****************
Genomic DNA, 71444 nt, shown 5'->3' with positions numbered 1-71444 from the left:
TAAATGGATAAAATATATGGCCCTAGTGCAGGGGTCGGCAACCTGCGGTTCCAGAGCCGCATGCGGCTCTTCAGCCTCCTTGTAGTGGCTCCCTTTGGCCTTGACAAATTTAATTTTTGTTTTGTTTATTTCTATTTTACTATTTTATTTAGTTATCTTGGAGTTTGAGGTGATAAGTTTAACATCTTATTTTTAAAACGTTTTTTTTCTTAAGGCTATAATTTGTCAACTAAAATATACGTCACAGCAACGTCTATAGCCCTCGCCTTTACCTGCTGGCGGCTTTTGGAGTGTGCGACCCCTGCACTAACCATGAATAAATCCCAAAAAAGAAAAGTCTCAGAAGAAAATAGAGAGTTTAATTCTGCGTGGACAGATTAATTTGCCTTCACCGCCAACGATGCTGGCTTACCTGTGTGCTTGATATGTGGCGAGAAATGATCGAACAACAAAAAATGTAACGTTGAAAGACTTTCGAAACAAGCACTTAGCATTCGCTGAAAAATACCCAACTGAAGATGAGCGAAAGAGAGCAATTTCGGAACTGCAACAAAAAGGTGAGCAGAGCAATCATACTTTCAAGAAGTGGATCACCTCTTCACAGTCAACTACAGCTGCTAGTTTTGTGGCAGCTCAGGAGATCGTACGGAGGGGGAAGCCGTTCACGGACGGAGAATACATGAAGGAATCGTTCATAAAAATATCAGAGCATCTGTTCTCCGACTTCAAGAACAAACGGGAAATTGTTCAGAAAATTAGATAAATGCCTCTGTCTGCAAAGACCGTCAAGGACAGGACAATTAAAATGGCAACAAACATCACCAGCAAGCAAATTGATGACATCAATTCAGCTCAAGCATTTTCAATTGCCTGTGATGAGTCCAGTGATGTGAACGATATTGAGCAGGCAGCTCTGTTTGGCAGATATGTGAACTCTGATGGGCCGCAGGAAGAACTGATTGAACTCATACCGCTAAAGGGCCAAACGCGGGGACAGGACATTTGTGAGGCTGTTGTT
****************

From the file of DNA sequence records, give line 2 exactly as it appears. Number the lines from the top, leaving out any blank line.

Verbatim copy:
TAAATGGATAAAATATATGGCCCTAGTGCAGGGGTCGGCAACCTGCGGTTCCAGAGCCGCATGCGGCTCTTCAGCCTCCTTGTAGTGGCTCCCTTTGGCCTTGACAAATTTAATTTTTGTTTTGTTTATTTCTATTTTACTATTTTATTTAGTTATCTTGGAGTTTGAGGTGATAAGTTTAACATCTTATTTTTAAAACGTTTTTTTTCTTAAGGCTATAATTTGTCAACTAAAATATACGTCACAGCAACGTCTATAGCCCTCGCCTTTACCTGCTGGCGGCTTTTGGAGTGTGCGACCCCTGCACTAACCATGAATAAATCCCAAAAAAGAAAAGTCTCAGAAGAAAATAGAGAGTTTAATTCTGCGTGGACAGATTAATTTGCCTTCACCGCCAACGATGCTGGCTTACCTGTGTGCTTGATATGTGGCGAGAAATGATCGAACAACAAAAAATGTAACGTTGAAAGACTTTCGAAACAAGCACTTAGCATTCGCTGAAAAATACCCAACTGAAGATGAGCGAAAGAGAGCAATTTCGGAACTGCAACAAAAAGGTGAGCAGAGCAATCATACTTTCAAGAAGTGGATCACCTCTTCACAGTCAACTACAGCTGCTAGTTTTGTGGCAGCTCAGGAGATCGTACGGAGGGGGAAGCCGTTCACGGACGGAGAATACATGAAGGAATCGTTCATAAAAATATCAGAGCATCTGTTCTCCGACTTCAAGAACAAACGGGAAATTGTTCAGAAAATTAGATAAATGCCTCTGTCTGCAAAGACCGTCAAGGACAGGACAATTAAAATGGCAACAAACATCACCAGCAAGCAAATTGATGACATCAATTCAGCTCAAGCATTTTCAATTGCCTGTGATGAGTCCAGTGATGTGAACGATATTGAGCAGGCAGCTCTGTTTGGCAGATATGTGAACTCTGATGGGCCGCAGGAAGAACTGATTGAACTCATACCGCTAAAGGGCCAAACGCGGGGACAGGACATTTGTGAGGCTGTTGTT